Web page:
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Archived Fishing Report

High Water Dominates Fishing Scene; Bluegill/Bass Bite Holds Up

Written by Steve McCadams | Originally published 05/11/2017

After a week of abnormally high lake levels anglers are adjusting their battle plans on a daily basis as lake levels recede.

Despite a lot of fluctuation the bite has held up pretty good for spawning bluegill and redear sunfish, along with decent action for both catfish and bass. Crappie have been scattered in their typical post-spawn phase but a few boats managed to find enough to keep it interesting too.

Kentucky Lake went on a rising rampage earlier in the week when discharge rates diminished dramatically out of Kentucky Dam. Barkley Lake was in the same situation.

Flooding along the Ohio and Mississippi Rivers caused TVA to pull back on discharge, a scenario that saw the reservoir rise more than four feet above normal summer pool elevation. The quick rise had a lot of floating debris out there for anglers and boaters to dodge.

Piers, boat docks, campgrounds and several launch sites were victims of the rise.

Late last week lake levels began rising, throwing a curve to fishermen that woke up to a new lake each morning. Normal summer pool is 359 and the reservoir finally crested on Wednesday with a reading in the 363.4 range at Kentucky Dam.

Upstream in the New Johnsonville lake levels have been running about 6 inches or so below readings at Kentucky Dam.

TVA is revising its forecast on a daily basis but odds are a dramatic drawdown will begin soon as the agency will attempt to pull the lake back down to normal summer pool as quickly as possible.

That means a lot of current will be present in the main river channel the next several days. And, bass fishermen can sometimes use that to their advantage when targeting island rims where grassbeds, buck bushes and willow trees will be holding shallow bass.

Odds are the fish will pull out of extremely shallow cover and relate to the outside structure lines as lake levels fall. That should help anglers establish a pattern in the days ahead.

Some main lake ledges and humps could also be holding bass that pull out and reside in deeper venues.

It’s that time of year when bass patterns range from pitching and flipping jig and pig combos or Texas rigged craws and lizards around visible stickups to tossing big spinnerbaits or slinging big deep diving crankbaits as fish transition toward main lake humps or secondary ledges.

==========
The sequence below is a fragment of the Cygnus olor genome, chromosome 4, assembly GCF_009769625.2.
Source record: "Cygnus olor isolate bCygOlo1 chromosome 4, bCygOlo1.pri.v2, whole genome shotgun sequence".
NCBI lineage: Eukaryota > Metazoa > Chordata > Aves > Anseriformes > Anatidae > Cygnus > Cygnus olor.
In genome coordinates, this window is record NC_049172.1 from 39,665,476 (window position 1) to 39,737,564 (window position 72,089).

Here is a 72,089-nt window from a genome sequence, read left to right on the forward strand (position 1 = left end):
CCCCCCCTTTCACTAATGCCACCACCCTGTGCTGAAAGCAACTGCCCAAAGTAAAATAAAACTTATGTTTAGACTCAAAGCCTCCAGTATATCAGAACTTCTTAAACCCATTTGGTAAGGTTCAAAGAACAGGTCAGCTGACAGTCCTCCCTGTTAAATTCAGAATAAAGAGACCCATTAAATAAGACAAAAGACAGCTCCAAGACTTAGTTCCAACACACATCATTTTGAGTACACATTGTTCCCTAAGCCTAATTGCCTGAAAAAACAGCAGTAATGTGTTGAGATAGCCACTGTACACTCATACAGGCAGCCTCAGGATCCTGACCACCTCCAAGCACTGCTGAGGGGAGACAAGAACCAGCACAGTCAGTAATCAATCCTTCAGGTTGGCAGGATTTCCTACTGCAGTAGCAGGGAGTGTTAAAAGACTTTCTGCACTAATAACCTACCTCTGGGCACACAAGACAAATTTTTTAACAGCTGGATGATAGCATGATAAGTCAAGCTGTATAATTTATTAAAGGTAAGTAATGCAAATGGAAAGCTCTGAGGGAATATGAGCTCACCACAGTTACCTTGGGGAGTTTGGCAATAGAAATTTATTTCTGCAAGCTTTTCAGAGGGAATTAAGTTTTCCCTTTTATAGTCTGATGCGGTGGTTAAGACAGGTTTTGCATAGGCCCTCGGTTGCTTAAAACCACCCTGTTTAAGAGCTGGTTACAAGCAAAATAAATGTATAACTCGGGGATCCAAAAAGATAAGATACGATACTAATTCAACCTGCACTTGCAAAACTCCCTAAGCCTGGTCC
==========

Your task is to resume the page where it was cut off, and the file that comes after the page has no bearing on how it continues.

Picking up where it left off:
Spawning bluegill and red ear sunfish have been hitting good for anglers working shoreline habitat. The fish scattered for a day or two when high water pushed them to the endless shallow shoreline cover but at midweek the bite bounced back once fish began fanning beds.

Watch for the bite to continue but bluegill and red ear will move back toward a little deeper water in the days ahead. Some of the open water beds that haven’t produced very well this week will see fish return to them once lake levels fall back down to normal elevation.

Once water levels surged fish blitzed toward the abundance of shallow shoreline structure. That puzzled a lot of bluegill and shellcracker fishermen for a few days. The fast rise had a negative impact but it was short in duration.

Surface temps are now in the 73 to 76 degree range. The warming trend now in progress should stimulate more aggressive activity from the confused but aggressive male bluegill that have attempted to fan spawning beds.

Female bluegill and red ear were bulging with eggs at midweek. Several were attempting to spawn during the full moon and should continue for several more days.

Water color has been a bit dingy in most areas but watch for it to clear rapidly these next few days. Falling lake levels will pull the dingy water out of bays and feeder creeks.

There’s still a lot of good fishing ahead for bluegill and red ear anglers.

Catfish have really been on the prowl this week, moving up to shallow venues and following the rise. Some dandy stringers have been taken in 2 to 4 foot depths. A lot of bluegill anglers have been tying into them on a regular basis too.

Watch for spawning catfish to acclimate toward rocky bluffs in the week ahead. Some may hang around bushes but it’s high time they made a move toward rocky banks to deposit eggs.

Although scattered, crappie have been taken this week by some boats dragging long line presentations of 
Road Runners and curly tail grubs.

Fish were scattered and suspended during the rising lake levels too but slow trolling allowed anglers to cover a lot of water and the post-spawn crappie were suspended in depths of 8 to 14 feet.

A few boats were picking up scattered fish while using vertical presentations of jig and minnows around submerged structure but having to make lots of stops.

Not many anglers like rapidly changing lake levels but it appears the reservoir is headed back down about as fast as it came up.

Once the Mississippi and Ohio Rivers crested it opened the door for TVA to flush a lot of the excess water it had been holding back.

Both the fish and the fishermen are learning to adjust but is has been challenging to say the least.  Hopefully the roller coaster ride will end soon! It appears we’re headed in the right direction.

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In Flight
Photo by John Mitchell

Gliding gracefully over the water, this heron keeps a stealthy eye out for his next meal. Herons are one of the more common species of birds that can be seen at Kentucky Lake.